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The Game Awards are, or are at least an attempt to be, an “Oscars” for video games. The successor to Spike TV’s VGA’s, this is their fourth year awarding excellence in all parts of gaming. But the awards are only half the fun. The Game Awards also serve as a place for devs to drop trailers and news about their upcoming properties. Here’s a roundup of the biggest news coming out of the Game Awards!

The Game Awards 2017

Nintendo Dominates

With the release of the Switch, Nintendo has brought their A game when it comes to releases this year. That shows how successful they were at this year’s show. Legend of Zelda: Breath of the Wild got the big accolades with wins for Game of the Year, Best Game Direction, and Best Action/Adventure Game. Super Mario Odyssey landed Best Family Game while Mario+Rabbids: Kingdom Battle won, of all awards, Best Strategy Game. Finally, Metroid: Samus Returns took home Best Handheld Game.

Cuphead Gets Well Deserved Love

Cuphead has been an indie monster this year. The game combines old school, hard-as-nails gameplay, with almost-slavish devotion to the beautiful animation of yesteryear. That pairing earned them a Best Art Direction Award, as well as Best Independent Game and Best Debut Indie Game. You can view Cuphead’s launch trailer below:

 

Female Video Game Pioneer Recognized

One of the first female game developers ever, Carol Shaw, was recognized for her contributions to gaming. Working in the 70’s, when there were barely any game developers period, let alone women, Shaw helped design games like Super Breakout(1978) for Atari. Her biggest success was the creation of River Raid (1982) for Activision. After leaving Activision in 1984, she worked for Tandem Computers until an early retirement in 1990. She now mostly does volunteer work. You can see her award speech below:

News From The Show

Bayonetta 3 Teased

Everyone’s favorite overly sexualized witch is (barely) suiting up for another game on Nintendo’s new console. It’s been three years since the digital embodiment of the Male Gaze has had her own game, but she did make a strong showing in 2015’s edition of Super Smash Bros. for Wii U. While we have no word on release date, Bayonetta 3 is being developed purely for the Switch. Nintendo also announced that Bayonetta and Bayonetta 2 would be coming to the Switch in February. Watch the trailer below:

Nintendo Lets Breath of the Wild Get Silly

Even though the Legend of Zelda series is ostensibly one of Nintendo’s more serious franchises, it’s still made by Nintendo. As such, there’s always a bit of lighthearted fun, and humor sprinkled around each game. But in Breath of the Wild’s new DLC, The Champions’ Ballad, Nintendo seems to be ramping up the fun. In addition to giving Link access to cosplays of Zelda characters like Rovio (Link Between World), Zant (Twilight Princess), and Ganon, Nintendo also saw fit to give the Hero of Time a MOTORCYCLE! See all this, and a peek at the new dungeon below:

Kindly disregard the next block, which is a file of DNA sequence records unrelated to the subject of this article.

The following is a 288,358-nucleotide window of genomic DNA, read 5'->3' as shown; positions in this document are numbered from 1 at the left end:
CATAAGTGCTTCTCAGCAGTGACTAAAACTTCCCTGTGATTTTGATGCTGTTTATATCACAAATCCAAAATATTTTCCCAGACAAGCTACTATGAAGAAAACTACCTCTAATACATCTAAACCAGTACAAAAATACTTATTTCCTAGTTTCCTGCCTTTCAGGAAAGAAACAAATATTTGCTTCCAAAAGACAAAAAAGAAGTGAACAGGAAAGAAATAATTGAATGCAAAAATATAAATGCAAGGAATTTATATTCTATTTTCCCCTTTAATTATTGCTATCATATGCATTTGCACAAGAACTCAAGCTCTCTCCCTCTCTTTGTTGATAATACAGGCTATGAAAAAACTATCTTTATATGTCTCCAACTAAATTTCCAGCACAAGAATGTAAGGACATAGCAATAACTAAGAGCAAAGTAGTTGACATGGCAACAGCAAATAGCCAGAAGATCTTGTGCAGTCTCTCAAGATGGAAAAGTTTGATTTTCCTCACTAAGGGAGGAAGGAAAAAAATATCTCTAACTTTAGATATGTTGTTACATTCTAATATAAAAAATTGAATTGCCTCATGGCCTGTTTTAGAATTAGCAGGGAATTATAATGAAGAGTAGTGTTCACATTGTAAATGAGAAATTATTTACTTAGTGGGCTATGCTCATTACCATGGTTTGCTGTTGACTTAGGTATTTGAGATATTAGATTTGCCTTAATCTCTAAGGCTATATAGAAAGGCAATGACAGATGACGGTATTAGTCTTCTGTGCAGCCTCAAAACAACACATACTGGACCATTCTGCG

People Still Have No Idea What Hideo Kojima Is Doing

Norman Reedus is pregnant? And vomiting oil? But the oil grabs people? And maybe it made him pregnant? How does Mads Mikkelsen play into this?

Veteran Fighting Series Gets New Entry

It’s been five years since Namco last released a new entry in their popular Soul Caliber series.  The series is well known for both its weapon-based combat system as its unique taste in women’s wear. The new trailer doesn’t reveal much, except for the return of classic characters Sophitia Alexandra and Mitsurugi. Soul Caliber VI is set to drop for PS4, Xbox One, and PC in 2018. Watch the trailer below:

 

World War Z Shows Up Late To Zombie Game Craze With Starbucks

Even though it’s been four years since the world gave the film adaptation of World War Z a collective “meh,” it appears someone still thinks there’s gas in the franchise. Taking the sort of “same world, different characters” approach as The Walking Dead, the video game adaptation will be a four-player co-op shooter taking place in various infested locales around the world. The game will be developed by Saber Interactive (Halo Online, R.I.P.D The Game). Catch the trailer below.


Image courtesy of The Game Awards

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Nintendo Is Making A Live Action Detective Pikachu Film…Starring Ryan Reynolds

Dan

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After all of the calls, tweets, and letters…after over 50,000 people signed a petition…after the actor himself stated he doesn’t even know what Pokemon is…Danny Devito will not be playing the title roll in Nintendo’s upcoming live action Detective Pikachu film. Instead, the Electric Mouse Pokemon will have a decidedly smoother voice. According to the Hollywood Reporter, Deadpool actor Ryan Reynolds.

Detective Pikachu has only been around for a little over a year, making his debut in 2016 in Great Detective Pikachu. The “cinematic adventure game”  stood out immediately thanks to its star: a deep voiced, flirty, coffee chugging Pikachu in a deer stalker hat. While not as powerful as others of his species, Detective Pikachu makes up for it with his intelligence and knack for crime solving. With his ambiguously young friend/driver Tim Goodman, the Detective solves Pokemon related crime around the city.

Alongside Reynolds, Justice Smith (The Get Down) and Kathryn Newton (Lady Bird, Big Little Lies) will star in the main human roles. Rob Letterman (Goosebumps) will be taking the director’s chair. Writing chores are being handled by Alex Hirsch (Gravity Falls) and Nicole Perlman (Guardians of the Galaxy, Captain Marvel). The film will be produced by Legendary Pictures (Jurassic World, Straight Outta Compton), and distributed by Toho and Universal. Detective Pikachu will be the first live action adaptation of a Nintendo Property since 1993’s Super Mario Bros. Not doubt Nintendo is hoping that this film turns out a little better.


Image Courtesy of Nintendo